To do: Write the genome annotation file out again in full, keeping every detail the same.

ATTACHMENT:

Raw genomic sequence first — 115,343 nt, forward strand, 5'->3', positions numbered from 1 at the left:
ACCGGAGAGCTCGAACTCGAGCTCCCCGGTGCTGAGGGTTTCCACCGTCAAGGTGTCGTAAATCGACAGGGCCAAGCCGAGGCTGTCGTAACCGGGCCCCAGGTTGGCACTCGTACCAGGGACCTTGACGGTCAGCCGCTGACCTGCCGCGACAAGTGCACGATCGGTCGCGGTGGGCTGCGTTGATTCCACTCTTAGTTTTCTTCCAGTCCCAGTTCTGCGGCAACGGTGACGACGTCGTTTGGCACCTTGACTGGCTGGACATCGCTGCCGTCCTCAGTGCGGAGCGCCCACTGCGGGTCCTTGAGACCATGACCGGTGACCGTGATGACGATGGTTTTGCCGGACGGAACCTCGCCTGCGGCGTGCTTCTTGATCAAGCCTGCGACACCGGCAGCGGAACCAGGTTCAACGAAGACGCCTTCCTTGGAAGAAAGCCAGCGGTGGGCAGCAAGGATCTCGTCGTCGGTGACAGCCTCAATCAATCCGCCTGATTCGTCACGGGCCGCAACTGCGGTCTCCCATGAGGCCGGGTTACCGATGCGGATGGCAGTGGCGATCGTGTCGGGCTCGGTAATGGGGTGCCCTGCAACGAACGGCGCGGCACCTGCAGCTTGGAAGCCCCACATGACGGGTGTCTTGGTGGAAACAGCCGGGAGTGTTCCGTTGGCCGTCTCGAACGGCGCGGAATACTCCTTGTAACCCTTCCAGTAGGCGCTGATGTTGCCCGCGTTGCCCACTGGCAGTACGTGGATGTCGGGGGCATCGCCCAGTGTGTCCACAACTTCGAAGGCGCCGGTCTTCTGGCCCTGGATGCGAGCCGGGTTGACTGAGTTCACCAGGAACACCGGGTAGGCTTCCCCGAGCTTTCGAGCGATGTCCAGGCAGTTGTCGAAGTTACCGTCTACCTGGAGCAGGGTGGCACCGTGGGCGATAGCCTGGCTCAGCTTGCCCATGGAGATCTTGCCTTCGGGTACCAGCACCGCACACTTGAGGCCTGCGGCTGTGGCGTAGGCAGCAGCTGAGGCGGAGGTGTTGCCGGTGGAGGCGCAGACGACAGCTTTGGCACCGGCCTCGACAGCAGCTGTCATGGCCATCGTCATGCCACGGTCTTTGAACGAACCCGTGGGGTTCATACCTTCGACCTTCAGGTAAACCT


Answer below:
Raw genomic sequence first — 115,343 nt, forward strand, 5'->3', positions numbered from 1 at the left:
ACCGGAGAGCTCGAACTCGAGCTCCCCGGTGCTGAGGGTTTCCACCGTCAAGGTGTCGTAAATCGACAGGGCCAAGCCGAGGCTGTCGTAACCGGGCCCCAGGTTGGCACTCGTACCAGGGACCTTGACGGTCAGCCGCTGACCTGCCGCGACAAGTGCACGATCGGTCGCGGTGGGCTGCGTTGATTCCACTCTTAGTTTTCTTCCAGTCCCAGTTCTGCGGCAACGGTGACGACGTCGTTTGGCACCTTGACTGGCTGGACATCGCTGCCGTCCTCAGTGCGGAGCGCCCACTGCGGGTCCTTGAGACCATGACCGGTGACCGTGATGACGATGGTTTTGCCGGACGGAACCTCGCCTGCGGCGTGCTTCTTGATCAAGCCTGCGACACCGGCAGCGGAACCAGGTTCAACGAAGACGCCTTCCTTGGAAGAAAGCCAGCGGTGGGCAGCAAGGATCTCGTCGTCGGTGACAGCCTCAATCAATCCGCCTGATTCGTCACGGGCCGCAACTGCGGTCTCCCATGAGGCCGGGTTACCGATGCGGATGGCAGTGGCGATCGTGTCGGGCTCGGTAATGGGGTGCCCTGCAACGAACGGCGCGGCACCTGCAGCTTGGAAGCCCCACATGACGGGTGTCTTGGTGGAAACAGCCGGGAGTGTTCCGTTGGCCGTCTCGAACGGCGCGGAATACTCCTTGTAACCCTTCCAGTAGGCGCTGATGTTGCCCGCGTTGCCCACTGGCAGTACGTGGATGTCGGGGGCATCGCCCAGTGTGTCCACAACTTCGAAGGCGCCGGTCTTCTGGCCCTGGATGCGAGCCGGGTTGACTGAGTTCACCAGGAACACCGGGTAGGCTTCCCCGAGCTTTCGAGCGATGTCCAGGCAGTTGTCGAAGTTACCGTCTACCTGGAGCAGGGTGGCACCGTGGGCGATAGCCTGGCTCAGCTTGCCCATGGAGATCTTGCCTTCGGGTACCAGCACCGCACACTTGAGGCCTGCGGCTGTGGCGTAGGCAGCAGCTGAGGCGGAGGTGTTGCCGGTGGAGGCGCAGACGACAGCTTTGGCACCGGCCTCGACAGCAGCTGTCATGGCCATCGTCATGCCACGGTCTTTGAACGAACCCGTGGGGTTCATACCTTCGACCTTCAGGTAAACCT